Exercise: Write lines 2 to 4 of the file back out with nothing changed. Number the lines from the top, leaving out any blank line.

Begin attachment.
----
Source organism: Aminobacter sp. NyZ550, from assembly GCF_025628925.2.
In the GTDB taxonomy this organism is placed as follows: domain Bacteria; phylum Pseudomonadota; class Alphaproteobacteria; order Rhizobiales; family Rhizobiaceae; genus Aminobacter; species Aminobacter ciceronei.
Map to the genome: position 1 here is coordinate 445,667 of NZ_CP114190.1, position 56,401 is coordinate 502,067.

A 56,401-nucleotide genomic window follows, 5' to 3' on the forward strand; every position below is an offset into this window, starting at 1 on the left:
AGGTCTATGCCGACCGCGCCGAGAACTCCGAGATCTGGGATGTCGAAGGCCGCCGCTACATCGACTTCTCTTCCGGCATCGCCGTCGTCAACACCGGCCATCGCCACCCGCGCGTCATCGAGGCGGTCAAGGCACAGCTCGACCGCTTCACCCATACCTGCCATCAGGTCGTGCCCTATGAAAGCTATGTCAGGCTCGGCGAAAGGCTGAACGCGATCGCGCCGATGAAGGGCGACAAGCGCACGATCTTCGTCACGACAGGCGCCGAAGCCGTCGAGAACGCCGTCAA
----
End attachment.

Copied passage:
In the GTDB taxonomy this organism is placed as follows: domain Bacteria; phylum Pseudomonadota; class Alphaproteobacteria; order Rhizobiales; family Rhizobiaceae; genus Aminobacter; species Aminobacter ciceronei.
Map to the genome: position 1 here is coordinate 445,667 of NZ_CP114190.1, position 56,401 is coordinate 502,067.

A 56,401-nucleotide genomic window follows, 5' to 3' on the forward strand; every position below is an offset into this window, starting at 1 on the left: